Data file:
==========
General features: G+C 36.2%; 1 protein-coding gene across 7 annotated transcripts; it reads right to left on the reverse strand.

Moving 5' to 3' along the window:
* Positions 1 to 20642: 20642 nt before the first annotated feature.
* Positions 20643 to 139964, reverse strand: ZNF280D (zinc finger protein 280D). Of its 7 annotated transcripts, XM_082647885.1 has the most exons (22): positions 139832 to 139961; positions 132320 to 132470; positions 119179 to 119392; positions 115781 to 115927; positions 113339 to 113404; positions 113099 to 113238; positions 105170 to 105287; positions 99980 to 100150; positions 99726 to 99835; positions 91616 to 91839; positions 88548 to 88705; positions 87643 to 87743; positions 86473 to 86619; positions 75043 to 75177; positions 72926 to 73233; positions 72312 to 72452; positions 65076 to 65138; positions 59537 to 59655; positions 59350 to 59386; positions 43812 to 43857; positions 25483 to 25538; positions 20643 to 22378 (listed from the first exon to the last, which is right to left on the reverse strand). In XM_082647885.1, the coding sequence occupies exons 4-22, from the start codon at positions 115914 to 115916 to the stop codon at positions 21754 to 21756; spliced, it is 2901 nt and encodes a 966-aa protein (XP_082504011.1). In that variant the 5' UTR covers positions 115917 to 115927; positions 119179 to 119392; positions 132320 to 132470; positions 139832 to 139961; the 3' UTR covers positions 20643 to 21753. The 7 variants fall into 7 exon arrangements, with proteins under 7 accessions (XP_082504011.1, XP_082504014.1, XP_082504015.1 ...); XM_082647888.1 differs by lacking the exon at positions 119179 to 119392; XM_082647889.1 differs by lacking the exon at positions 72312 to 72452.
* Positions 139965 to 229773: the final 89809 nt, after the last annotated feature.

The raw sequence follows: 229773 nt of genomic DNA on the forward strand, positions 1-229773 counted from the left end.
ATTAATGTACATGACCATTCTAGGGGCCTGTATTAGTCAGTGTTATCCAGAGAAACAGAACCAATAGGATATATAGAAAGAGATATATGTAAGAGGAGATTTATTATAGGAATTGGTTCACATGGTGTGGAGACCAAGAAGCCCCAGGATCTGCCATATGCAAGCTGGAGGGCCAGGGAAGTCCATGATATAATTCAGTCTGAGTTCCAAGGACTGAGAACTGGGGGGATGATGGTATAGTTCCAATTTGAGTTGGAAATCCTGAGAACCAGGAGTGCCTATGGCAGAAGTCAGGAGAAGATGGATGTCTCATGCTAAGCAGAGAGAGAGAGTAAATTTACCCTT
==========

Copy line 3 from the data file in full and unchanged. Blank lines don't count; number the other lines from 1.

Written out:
* Positions 1 to 20642: 20642 nt before the first annotated feature.